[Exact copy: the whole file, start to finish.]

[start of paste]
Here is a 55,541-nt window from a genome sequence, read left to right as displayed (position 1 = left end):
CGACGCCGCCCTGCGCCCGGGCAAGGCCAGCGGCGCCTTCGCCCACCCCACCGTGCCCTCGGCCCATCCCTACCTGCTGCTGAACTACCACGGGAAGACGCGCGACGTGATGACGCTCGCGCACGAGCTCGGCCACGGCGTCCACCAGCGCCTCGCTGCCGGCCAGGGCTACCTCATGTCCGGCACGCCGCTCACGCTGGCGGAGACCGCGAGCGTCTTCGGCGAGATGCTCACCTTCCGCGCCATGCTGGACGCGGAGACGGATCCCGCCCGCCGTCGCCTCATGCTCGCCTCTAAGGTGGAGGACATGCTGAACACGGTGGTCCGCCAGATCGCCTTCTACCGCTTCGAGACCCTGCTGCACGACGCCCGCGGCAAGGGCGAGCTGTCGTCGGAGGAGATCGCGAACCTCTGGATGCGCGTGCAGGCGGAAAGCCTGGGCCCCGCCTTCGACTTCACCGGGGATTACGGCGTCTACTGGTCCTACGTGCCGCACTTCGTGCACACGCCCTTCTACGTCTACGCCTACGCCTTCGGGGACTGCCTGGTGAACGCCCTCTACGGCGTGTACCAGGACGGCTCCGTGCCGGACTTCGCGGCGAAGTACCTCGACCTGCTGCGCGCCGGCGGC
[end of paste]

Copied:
Here is a 55,541-nt window from a genome sequence, read left to right as displayed (position 1 = left end):
CGACGCCGCCCTGCGCCCGGGCAAGGCCAGCGGCGCCTTCGCCCACCCCACCGTGCCCTCGGCCCATCCCTACCTGCTGCTGAACTACCACGGGAAGACGCGCGACGTGATGACGCTCGCGCACGAGCTCGGCCACGGCGTCCACCAGCGCCTCGCTGCCGGCCAGGGCTACCTCATGTCCGGCACGCCGCTCACGCTGGCGGAGACCGCGAGCGTCTTCGGCGAGATGCTCACCTTCCGCGCCATGCTGGACGCGGAGACGGATCCCGCCCGCCGTCGCCTCATGCTCGCCTCTAAGGTGGAGGACATGCTGAACACGGTGGTCCGCCAGATCGCCTTCTACCGCTTCGAGACCCTGCTGCACGACGCCCGCGGCAAGGGCGAGCTGTCGTCGGAGGAGATCGCGAACCTCTGGATGCGCGTGCAGGCGGAAAGCCTGGGCCCCGCCTTCGACTTCACCGGGGATTACGGCGTCTACTGGTCCTACGTGCCGCACTTCGTGCACACGCCCTTCTACGTCTACGCCTACGCCTTCGGGGACTGCCTGGTGAACGCCCTCTACGGCGTGTACCAGGACGGCTCCGTGCCGGACTTCGCGGCGAAGTACCTCGACCTGCTGCGCGCCGGCGGC